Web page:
The scheme is supported by Salford Red Devil’s Foundation, Warrington Wolves Foundation, and Widnes Viking’s Foundation.
The club aims to work with 10 fixtures after each club will invite men to be a full-time member of the foundation squad.
This gives them a range of options from physical activity sessions, heritage work, and volunteering opportunities.
Males account for 76% of all suicides in the UK however they only make 36% of all psychological therapy referrals.
The rugby sessions aim to combat this by offering sessions based on well-being, mindfulness, stress management, emotional resilience, problem-solving, goal-setting, challenging negative thinking, anger management, work-life balance and others according to Happiful Magazine.
More than 300 men have taken part in these sessions since they started in April 2017.
Emma Goldsmith Health Programme Manager for Rugby League Cares states about Rugby League Cares:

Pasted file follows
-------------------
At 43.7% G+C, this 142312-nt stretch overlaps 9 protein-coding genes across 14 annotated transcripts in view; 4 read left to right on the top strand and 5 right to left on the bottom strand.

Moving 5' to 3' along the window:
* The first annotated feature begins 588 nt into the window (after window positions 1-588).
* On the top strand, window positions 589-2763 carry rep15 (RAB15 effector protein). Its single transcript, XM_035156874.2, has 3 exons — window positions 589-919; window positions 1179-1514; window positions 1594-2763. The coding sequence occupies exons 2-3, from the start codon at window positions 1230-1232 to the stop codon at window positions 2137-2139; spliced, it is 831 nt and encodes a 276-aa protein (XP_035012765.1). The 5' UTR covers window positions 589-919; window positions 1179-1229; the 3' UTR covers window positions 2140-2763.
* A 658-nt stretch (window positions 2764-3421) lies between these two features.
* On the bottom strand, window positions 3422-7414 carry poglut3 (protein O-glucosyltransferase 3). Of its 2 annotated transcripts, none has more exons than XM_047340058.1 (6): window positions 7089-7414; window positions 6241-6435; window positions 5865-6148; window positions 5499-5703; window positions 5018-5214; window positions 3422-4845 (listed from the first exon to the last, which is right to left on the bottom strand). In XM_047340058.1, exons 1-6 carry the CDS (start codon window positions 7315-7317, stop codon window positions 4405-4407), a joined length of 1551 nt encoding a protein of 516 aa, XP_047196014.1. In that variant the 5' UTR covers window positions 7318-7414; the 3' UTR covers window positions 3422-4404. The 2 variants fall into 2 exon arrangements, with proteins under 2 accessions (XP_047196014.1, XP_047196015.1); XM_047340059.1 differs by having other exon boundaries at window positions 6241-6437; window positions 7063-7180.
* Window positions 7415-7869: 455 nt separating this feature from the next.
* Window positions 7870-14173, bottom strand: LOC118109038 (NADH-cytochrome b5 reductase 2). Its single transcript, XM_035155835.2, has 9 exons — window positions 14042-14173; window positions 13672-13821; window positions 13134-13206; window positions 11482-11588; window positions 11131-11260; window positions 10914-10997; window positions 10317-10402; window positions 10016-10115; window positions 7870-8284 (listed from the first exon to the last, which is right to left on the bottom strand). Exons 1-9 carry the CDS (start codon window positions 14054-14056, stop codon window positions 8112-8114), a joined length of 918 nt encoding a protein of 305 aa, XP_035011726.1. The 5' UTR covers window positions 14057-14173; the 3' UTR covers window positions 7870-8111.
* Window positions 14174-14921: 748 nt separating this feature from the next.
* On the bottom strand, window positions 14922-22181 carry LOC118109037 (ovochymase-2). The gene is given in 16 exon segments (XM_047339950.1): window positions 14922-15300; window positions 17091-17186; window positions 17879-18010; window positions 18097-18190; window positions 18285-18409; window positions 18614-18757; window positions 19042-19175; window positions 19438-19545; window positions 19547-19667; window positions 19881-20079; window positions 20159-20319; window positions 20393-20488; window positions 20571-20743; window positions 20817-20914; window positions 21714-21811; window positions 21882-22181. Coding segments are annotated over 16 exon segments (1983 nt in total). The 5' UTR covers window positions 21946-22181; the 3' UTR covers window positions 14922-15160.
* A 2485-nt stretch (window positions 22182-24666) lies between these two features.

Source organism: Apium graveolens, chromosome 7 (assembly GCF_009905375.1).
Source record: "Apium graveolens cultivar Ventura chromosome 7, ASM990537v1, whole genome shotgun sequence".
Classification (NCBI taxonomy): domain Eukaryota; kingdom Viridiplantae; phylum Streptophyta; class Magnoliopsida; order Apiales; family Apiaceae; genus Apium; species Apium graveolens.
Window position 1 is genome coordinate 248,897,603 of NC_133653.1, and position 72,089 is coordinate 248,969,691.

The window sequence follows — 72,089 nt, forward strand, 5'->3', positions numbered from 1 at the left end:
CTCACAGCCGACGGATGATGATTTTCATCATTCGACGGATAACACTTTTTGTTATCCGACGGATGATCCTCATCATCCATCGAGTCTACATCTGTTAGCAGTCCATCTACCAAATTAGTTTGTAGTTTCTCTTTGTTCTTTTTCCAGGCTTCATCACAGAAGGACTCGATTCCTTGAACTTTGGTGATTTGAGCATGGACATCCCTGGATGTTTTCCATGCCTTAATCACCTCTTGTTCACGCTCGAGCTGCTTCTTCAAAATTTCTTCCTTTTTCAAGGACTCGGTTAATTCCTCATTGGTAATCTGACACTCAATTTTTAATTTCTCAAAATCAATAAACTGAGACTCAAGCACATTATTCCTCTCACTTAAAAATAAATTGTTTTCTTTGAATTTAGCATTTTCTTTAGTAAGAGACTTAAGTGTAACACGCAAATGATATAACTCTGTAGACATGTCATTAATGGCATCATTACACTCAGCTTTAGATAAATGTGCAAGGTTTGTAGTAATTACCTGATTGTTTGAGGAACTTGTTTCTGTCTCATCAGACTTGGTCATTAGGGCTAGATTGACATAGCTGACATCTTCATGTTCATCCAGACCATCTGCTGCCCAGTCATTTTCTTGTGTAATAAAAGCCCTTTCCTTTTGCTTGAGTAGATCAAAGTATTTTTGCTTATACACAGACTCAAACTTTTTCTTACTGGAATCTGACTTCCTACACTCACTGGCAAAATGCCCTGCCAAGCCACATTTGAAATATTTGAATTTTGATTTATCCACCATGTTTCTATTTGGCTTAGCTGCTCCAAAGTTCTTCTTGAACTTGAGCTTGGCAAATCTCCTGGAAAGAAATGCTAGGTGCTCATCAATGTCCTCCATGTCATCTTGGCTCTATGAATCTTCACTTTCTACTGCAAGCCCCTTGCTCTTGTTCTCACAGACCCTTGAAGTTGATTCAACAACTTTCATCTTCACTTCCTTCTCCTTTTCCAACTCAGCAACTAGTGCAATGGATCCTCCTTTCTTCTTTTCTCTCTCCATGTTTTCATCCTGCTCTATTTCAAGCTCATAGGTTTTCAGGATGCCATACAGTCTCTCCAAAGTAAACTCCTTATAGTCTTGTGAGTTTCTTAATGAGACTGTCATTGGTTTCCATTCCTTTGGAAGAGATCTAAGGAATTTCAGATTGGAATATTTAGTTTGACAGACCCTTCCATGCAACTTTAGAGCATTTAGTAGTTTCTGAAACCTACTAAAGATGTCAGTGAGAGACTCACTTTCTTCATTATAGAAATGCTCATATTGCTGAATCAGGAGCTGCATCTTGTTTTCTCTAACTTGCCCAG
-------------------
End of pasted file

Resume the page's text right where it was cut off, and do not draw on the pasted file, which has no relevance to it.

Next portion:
“We decided a couple of years ago there was a real need within the sport around mental health, so we know that a lot of our players struggle with mental health but often don’t know where to go to find help.
“Particularly men in this country have a big issue around their mental fitness, particularly around low levels of confidence, not understanding when they’ve got a problem and not really knowing how to help a friend.
“We set up Offload at the start of 2017 and we’re piloting it at the minute with Salford, Warrington, and Widnes just to see if it works.”
For more information on how to take part visit the rugby league cares website now.